My class is a Kindergarten class in which students receive instruction on only Reading, Writing, and Math concepts. For my final project, I plan to write a lesson focusing on sorting objects into groups and comparing the size of the groups.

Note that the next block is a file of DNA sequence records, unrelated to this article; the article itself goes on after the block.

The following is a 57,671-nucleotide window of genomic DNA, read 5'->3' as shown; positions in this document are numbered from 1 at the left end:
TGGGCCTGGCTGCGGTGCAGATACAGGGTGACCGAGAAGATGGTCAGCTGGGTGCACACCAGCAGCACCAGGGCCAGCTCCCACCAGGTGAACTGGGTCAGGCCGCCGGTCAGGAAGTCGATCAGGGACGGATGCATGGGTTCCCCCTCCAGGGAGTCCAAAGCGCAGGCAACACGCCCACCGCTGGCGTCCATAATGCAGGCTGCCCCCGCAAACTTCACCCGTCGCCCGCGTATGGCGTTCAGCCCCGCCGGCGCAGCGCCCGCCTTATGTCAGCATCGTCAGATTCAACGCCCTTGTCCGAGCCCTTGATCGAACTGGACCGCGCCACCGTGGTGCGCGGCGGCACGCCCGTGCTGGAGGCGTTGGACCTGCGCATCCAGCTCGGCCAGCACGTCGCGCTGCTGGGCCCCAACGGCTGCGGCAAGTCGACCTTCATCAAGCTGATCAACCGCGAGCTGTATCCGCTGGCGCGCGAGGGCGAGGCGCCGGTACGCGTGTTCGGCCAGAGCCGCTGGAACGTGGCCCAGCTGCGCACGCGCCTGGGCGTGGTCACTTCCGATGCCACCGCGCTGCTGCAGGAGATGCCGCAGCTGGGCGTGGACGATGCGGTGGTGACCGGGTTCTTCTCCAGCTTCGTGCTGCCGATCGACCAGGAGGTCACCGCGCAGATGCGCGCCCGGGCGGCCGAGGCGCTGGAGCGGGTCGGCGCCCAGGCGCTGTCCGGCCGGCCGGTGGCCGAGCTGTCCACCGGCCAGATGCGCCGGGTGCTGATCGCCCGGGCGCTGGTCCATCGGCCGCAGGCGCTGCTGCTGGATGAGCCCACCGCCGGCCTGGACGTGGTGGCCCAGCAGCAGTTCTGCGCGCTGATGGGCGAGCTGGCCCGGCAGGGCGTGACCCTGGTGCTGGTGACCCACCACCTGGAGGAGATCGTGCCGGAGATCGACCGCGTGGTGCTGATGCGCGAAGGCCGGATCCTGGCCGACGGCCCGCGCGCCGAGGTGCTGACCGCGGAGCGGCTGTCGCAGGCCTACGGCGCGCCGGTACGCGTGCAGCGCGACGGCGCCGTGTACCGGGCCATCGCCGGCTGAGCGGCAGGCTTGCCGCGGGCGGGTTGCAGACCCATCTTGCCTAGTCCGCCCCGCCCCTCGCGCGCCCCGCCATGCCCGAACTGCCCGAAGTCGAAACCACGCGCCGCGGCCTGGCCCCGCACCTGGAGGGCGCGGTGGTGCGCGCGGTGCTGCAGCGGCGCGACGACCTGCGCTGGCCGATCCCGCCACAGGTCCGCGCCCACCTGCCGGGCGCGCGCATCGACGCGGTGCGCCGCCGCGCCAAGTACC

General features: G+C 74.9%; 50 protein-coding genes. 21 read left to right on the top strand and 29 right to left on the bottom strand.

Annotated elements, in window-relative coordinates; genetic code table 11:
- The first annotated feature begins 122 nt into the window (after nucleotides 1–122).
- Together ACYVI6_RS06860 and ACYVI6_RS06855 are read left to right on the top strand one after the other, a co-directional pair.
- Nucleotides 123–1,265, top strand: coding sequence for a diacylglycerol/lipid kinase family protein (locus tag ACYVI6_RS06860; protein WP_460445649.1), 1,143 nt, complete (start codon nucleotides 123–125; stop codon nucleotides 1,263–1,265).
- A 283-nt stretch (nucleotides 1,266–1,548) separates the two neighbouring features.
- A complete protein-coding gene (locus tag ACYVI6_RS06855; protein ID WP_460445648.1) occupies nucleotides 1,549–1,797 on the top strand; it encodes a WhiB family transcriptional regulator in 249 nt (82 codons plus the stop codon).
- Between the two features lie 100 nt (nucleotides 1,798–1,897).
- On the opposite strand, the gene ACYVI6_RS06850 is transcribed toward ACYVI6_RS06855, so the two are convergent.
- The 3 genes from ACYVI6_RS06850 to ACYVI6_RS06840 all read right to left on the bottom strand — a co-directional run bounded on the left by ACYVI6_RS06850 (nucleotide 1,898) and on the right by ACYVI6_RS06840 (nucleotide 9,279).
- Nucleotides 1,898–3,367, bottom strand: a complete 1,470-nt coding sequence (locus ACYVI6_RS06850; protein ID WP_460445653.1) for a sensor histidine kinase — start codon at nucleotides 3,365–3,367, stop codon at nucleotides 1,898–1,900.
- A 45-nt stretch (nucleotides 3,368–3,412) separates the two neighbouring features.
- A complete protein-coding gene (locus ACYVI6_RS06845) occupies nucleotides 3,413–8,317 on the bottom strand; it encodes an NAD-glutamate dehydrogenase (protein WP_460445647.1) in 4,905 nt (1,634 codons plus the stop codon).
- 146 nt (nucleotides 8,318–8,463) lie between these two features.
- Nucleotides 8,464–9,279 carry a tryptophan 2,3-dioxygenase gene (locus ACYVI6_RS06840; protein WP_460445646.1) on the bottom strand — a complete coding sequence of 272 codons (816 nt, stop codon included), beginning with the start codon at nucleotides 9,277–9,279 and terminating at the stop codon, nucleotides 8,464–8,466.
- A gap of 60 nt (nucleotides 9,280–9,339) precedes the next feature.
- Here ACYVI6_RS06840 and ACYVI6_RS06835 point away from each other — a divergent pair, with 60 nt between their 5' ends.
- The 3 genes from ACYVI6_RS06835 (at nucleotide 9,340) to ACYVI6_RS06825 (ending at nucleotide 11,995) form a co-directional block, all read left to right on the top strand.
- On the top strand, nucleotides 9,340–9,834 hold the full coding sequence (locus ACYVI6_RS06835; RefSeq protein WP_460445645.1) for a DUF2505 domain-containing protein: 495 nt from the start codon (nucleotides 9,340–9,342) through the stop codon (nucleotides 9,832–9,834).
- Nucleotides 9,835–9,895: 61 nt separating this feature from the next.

Students will be introduced to the concept of sorting objects by their properties by listening to a read-aloud of the book Sort It Out! by Barbara Mariconda. Then they will have the opportunity to sort objects as a class using the interactive SmartBoard. Next, students will work with a partner to sort objects into two separate groups. Lastly, students will work on their own to use their iPads to take pictures of objects around the school. The teacher will collect the pictures of the objects and print out copies for individual students to sort. Students will work independently to sort picture cards of objects into groups on their tabletops and compare the groups to figure out if the groups have more, less, or the same number of objects. Once students have sorted the objects on their tabletops, they will use their iPads to take a video of themselves with their sorted collections explaining how they sorted the objects on their tabletop and defending how they know if each group has more, less or the same number of objects as the other groups. Here are some possible resources that I found that might work for my lesson: From a resource portal: Name/Title of the resource: Sorting Smartboard Interactive URL: http://exchange.smarttech.com/details.html?id=e91da7fd-60b0-45d0-b9c0-c404ac1f78de http://exchange.smarttech.com/details.html?id=5ec37786-bb14-4c1b-aaee-c6570aac5106 How I found it: I found this interactive on Smart Exchange. I used the “Standards-aligned” search feature to find an interactive that matched the standards for my lesson. How I might use it in my final project: I would use this in my final project as a whole-group activity to encourage my students to think about different rules you could follow for sorting objects. I would also have my students count the objects after we sort them to get them to practice counting sets of objects. What standards does the resource address?: CCSS.MATH.CONTENT.K.MD.B.3 Classify objects into given categories; count the numbers of objects in each category and sort the categories by count. From my PLN: Name/Title of the resource: Sorting Activities URL: http://mrsriccaskindergarten.blogspot.com/2012/09/sorting- activities.html?m=1 How you found it: I found this resource on a blog “Mrs. Ricca’s Kindergarten” that I recently added to my PLN. How I might use it in my final project: I really like the idea of sorting with a common object like shoes. It would be really interesting to do this as a whole group to discuss the different observed properties of the shoes, and it would also be interesting to discuss how to decide to sort a shoe that has many different properties. What standards does the resource address?: CCSS.MATH.CONTENT.K.MD.B.3 Classify objects into given categories; count the numbers of objects in each category and sort the categories by count. From a google search: Name/Title of the resource: Sorting Materials Sorting with Hampshire URL: http://www.education.com/game/sorting-objects-materials/ http://www.onlinemathlearning.com/sort-game.html How I found it: I found this resource on google using the keywords “object sort interactive.” How I might use it in my final project: I would have students play these games individually on their iPads or chromebooks during math centers to get individual practice with sorting objects by their properties. What standards does the resource address: CCSS.MATH.CONTENT.K.MD.B.3 Classify objects into given categories; count the numbers of objects in each category and sort the categories by count.